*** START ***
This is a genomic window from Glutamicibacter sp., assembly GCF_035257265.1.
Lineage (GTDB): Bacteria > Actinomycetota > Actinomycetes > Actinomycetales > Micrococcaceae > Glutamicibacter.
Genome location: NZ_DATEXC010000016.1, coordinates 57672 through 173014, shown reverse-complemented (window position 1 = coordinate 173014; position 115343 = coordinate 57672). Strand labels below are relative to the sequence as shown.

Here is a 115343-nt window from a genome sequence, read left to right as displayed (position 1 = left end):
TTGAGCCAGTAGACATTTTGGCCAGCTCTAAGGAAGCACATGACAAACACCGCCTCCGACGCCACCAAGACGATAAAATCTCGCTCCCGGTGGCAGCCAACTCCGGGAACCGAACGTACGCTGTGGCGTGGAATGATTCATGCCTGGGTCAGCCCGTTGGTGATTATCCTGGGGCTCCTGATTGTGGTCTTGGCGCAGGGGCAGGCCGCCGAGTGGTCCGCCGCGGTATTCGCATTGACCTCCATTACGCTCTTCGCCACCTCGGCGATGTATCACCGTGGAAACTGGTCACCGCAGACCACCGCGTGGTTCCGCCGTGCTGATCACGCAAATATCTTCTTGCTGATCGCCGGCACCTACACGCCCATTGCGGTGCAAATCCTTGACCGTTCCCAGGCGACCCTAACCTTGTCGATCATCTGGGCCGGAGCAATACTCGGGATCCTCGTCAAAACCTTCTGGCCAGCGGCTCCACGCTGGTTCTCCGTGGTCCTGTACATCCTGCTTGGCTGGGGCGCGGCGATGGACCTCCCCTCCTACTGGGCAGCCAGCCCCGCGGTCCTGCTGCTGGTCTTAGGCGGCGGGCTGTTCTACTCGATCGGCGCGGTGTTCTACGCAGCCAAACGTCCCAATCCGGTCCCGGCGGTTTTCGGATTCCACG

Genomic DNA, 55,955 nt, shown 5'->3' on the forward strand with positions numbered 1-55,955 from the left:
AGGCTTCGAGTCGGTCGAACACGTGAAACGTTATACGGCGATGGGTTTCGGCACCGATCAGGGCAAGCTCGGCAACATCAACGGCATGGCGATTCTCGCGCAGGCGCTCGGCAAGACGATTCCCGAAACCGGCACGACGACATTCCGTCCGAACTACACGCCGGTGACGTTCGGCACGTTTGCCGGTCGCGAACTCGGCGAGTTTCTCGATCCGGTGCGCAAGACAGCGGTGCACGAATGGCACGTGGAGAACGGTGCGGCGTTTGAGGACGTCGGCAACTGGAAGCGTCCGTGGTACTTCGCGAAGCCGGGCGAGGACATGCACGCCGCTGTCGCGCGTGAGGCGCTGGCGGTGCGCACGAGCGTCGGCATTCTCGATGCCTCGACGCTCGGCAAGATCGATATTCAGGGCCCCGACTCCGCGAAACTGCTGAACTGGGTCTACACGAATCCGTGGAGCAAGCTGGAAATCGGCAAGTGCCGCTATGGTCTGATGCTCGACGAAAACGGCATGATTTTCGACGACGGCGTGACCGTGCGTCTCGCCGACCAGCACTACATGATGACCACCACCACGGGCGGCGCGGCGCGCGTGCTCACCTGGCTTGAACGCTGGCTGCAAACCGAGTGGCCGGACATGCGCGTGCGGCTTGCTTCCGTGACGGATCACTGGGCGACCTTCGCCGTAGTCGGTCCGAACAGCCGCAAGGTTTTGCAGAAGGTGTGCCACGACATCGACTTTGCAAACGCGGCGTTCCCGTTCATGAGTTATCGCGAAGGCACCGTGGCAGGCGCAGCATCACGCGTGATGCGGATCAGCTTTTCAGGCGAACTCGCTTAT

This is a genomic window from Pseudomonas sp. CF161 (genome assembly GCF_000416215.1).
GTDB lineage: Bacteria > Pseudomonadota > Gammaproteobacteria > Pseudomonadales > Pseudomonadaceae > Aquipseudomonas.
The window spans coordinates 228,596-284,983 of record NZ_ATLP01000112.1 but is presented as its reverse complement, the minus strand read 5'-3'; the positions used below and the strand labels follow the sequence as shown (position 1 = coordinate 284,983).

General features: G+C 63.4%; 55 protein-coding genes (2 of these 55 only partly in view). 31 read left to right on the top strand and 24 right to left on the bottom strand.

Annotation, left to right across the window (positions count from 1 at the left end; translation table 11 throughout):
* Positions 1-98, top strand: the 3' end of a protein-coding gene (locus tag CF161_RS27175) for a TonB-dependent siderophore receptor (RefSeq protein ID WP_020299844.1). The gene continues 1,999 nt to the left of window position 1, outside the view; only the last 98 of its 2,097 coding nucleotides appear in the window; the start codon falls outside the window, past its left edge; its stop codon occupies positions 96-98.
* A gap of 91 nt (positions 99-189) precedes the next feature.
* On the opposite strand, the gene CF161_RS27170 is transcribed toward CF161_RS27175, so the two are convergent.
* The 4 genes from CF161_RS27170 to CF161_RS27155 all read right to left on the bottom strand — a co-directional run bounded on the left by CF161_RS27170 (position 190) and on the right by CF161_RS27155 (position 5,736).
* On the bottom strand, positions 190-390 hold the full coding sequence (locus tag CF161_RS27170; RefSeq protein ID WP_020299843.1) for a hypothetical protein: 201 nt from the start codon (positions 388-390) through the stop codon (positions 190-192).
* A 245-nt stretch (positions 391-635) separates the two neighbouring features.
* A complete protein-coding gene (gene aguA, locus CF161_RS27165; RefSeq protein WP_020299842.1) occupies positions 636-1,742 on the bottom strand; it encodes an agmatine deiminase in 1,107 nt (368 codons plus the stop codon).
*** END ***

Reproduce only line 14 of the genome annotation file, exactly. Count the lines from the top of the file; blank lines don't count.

* A gap of 91 nt (positions 99-189) precedes the next feature.